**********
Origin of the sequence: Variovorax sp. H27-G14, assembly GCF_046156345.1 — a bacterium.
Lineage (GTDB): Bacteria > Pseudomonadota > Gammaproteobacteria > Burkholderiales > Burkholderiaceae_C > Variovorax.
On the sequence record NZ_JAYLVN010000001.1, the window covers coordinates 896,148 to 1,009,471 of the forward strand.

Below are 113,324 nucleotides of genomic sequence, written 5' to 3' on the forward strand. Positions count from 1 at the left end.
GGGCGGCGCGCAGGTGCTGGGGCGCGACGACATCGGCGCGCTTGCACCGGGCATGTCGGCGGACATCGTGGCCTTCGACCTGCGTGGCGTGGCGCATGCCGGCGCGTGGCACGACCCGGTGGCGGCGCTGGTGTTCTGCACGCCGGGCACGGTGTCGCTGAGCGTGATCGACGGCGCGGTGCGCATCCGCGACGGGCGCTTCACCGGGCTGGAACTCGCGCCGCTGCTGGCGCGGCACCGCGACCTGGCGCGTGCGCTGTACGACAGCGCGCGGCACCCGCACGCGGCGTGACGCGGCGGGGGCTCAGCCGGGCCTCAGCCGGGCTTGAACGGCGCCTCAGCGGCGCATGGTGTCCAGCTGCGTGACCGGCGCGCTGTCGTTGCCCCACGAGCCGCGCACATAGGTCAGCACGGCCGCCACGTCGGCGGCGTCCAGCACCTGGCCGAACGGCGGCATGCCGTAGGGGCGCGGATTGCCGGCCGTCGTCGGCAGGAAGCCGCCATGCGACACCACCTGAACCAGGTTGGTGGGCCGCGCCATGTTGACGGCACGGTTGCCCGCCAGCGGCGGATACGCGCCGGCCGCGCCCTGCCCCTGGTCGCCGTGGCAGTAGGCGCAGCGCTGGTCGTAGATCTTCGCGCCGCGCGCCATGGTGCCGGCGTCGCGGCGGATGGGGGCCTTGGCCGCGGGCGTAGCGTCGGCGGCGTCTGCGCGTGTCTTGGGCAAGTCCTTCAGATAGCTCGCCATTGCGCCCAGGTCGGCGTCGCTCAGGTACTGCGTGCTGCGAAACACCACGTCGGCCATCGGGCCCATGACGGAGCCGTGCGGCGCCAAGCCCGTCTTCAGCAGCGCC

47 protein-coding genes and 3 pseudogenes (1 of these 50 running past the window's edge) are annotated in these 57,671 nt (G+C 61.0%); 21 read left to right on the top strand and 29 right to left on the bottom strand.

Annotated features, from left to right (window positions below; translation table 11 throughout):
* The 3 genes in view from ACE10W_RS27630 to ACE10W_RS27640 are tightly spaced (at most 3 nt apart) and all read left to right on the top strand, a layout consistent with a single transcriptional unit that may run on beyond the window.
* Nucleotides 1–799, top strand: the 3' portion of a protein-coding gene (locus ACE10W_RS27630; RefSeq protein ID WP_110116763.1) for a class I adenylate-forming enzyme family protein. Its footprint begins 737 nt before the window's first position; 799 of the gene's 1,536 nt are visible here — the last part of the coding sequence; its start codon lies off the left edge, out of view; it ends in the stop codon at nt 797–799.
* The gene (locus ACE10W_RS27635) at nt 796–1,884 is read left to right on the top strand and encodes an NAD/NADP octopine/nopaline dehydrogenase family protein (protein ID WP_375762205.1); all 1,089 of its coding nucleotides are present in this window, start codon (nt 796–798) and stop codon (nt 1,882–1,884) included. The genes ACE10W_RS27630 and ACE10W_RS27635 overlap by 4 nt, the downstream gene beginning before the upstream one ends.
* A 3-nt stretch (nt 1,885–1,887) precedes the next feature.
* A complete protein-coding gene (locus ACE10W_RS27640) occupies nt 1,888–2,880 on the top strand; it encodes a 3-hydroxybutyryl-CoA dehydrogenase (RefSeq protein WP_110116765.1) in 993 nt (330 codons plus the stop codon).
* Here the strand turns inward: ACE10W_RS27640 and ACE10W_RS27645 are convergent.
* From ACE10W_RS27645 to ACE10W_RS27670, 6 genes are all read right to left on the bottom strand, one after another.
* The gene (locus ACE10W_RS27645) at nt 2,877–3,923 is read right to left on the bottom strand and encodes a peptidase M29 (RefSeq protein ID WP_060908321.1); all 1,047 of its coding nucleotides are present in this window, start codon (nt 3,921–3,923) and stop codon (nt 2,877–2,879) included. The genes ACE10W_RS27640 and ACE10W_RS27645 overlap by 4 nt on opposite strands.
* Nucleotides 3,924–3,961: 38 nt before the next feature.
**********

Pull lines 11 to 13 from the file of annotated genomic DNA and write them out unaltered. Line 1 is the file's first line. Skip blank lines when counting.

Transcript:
* A 3-nt stretch (nt 1,885–1,887) precedes the next feature.
* A complete protein-coding gene (locus ACE10W_RS27640) occupies nt 1,888–2,880 on the top strand; it encodes a 3-hydroxybutyryl-CoA dehydrogenase (RefSeq protein WP_110116765.1) in 993 nt (330 codons plus the stop codon).
* Here the strand turns inward: ACE10W_RS27640 and ACE10W_RS27645 are convergent.